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Welcome to the online home of Tim Challies, blogger, author, and book reviewer.
A La Carte (January 28)
January 28, 2016
To this point, we have had a good week with Kindle deals. There’s nothing new today, but I expect there will be some tomorrow. What a blessing that we can build a library $1.99 at a time. We are spoiled!
“Approaching the Queenstown airport in mid-winter—with mountain ranges on both sides and a huge lake straight ahead—we were caught in a giant wind tunnel. The plane was shuddering and sporadically dropping 50 feet at a time. The cabin filled with shrieking and praying. Many people were crying out to a God in whom they did not believe. Just as there are no atheists in foxholes, there certainly aren’t many on buffeted flights.”
Just think about it: Plastic bags are actually an amazing feat of engineering. “Just look at the numbers: Plastic grocery bags cost pennies to make and hold more than a thousand times their weight. They’re light. They’re waterproof.” They’re amazing.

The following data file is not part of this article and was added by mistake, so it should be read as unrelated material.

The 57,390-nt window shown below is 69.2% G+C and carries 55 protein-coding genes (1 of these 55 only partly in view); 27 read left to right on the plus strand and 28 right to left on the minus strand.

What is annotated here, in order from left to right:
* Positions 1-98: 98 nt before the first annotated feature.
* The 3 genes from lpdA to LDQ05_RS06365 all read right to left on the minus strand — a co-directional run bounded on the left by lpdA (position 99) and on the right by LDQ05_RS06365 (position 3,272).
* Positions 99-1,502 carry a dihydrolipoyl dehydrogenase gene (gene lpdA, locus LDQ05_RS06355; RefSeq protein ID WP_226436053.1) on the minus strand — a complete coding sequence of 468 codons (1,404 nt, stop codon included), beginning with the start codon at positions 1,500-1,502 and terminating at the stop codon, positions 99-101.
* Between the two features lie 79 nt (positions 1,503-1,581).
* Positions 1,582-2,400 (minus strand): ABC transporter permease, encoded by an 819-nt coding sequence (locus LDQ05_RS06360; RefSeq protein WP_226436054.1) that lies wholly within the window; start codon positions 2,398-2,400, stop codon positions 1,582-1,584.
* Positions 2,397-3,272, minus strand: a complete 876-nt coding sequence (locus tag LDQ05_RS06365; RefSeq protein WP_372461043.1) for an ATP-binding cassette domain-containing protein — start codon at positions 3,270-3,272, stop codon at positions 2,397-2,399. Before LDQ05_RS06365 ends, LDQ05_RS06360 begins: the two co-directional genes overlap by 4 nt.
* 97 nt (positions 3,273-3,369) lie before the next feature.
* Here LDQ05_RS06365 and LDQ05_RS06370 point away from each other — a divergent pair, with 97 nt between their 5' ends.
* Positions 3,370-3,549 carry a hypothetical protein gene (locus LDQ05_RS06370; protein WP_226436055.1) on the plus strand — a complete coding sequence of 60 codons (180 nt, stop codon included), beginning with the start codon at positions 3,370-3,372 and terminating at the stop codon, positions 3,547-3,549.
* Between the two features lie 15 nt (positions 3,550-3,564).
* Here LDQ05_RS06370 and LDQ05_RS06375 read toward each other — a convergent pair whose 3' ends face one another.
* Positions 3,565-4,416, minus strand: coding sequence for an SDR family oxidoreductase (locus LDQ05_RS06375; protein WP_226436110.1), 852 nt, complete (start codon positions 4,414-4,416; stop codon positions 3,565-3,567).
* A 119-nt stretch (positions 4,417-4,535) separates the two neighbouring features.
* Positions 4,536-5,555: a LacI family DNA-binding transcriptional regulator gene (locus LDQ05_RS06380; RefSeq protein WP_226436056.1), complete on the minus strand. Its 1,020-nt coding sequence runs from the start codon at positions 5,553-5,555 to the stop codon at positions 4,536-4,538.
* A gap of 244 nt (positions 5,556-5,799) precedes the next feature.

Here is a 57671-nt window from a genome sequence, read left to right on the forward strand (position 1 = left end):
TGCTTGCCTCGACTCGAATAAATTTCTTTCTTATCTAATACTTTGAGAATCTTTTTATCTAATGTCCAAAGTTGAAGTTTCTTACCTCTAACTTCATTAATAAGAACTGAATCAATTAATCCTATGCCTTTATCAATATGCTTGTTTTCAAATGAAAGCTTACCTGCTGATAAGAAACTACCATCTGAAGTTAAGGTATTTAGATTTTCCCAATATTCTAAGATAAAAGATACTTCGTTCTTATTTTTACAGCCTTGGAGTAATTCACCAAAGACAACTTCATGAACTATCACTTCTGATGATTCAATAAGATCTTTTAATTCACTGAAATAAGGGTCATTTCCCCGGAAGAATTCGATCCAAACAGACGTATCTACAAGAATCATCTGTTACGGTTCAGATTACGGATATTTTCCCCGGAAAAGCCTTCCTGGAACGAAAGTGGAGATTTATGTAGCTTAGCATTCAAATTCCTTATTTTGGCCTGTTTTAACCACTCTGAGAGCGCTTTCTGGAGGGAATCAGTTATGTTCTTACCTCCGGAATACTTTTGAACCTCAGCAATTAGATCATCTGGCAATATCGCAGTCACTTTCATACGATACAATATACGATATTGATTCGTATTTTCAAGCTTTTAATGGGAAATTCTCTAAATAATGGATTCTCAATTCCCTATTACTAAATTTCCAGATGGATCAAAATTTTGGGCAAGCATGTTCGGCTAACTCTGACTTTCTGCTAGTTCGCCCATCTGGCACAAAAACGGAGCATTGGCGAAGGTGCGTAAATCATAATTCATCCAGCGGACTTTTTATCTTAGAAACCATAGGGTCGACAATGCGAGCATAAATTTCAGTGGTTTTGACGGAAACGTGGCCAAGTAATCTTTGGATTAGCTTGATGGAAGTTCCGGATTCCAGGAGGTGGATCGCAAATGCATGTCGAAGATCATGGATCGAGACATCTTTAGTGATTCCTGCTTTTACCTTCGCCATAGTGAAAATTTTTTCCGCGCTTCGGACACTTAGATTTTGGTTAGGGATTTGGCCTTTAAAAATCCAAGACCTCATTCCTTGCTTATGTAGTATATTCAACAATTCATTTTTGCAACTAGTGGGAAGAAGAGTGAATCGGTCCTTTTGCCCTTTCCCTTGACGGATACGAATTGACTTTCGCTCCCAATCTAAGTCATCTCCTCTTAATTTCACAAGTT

I would imagine you’ll either love or hate this article: “Goodness and faithfulness are important, but no substitute for competence. Believers and nonbelievers alike should choose the best candidate, not the best Christian, for president.”
This article was a joy to read.
This Day in 1907. 109 years ago today, John Paton died. Paton was a missionary to the New Hebrides and had endured much heartache, including both persecution and the death of his wife and his son on the mission field. *
What caused the worst American rail disaster in decades? This article explains.
It turns out your mom was right all along. And I feel very virtuous for drinking only club soda.
Here’s a sad and disturbing update on pastor Saeed written by his wife Naghmeh.
Do you enjoy these daily A La Carte graphics? If so, you can now download them in high-resolution. They are free to share or display however you see fit (except for selling them). Click here to get started.
And finally, here is today’s quote graphic:
A profession of faith without progress in the faith in a dead faith. —J.A. Medders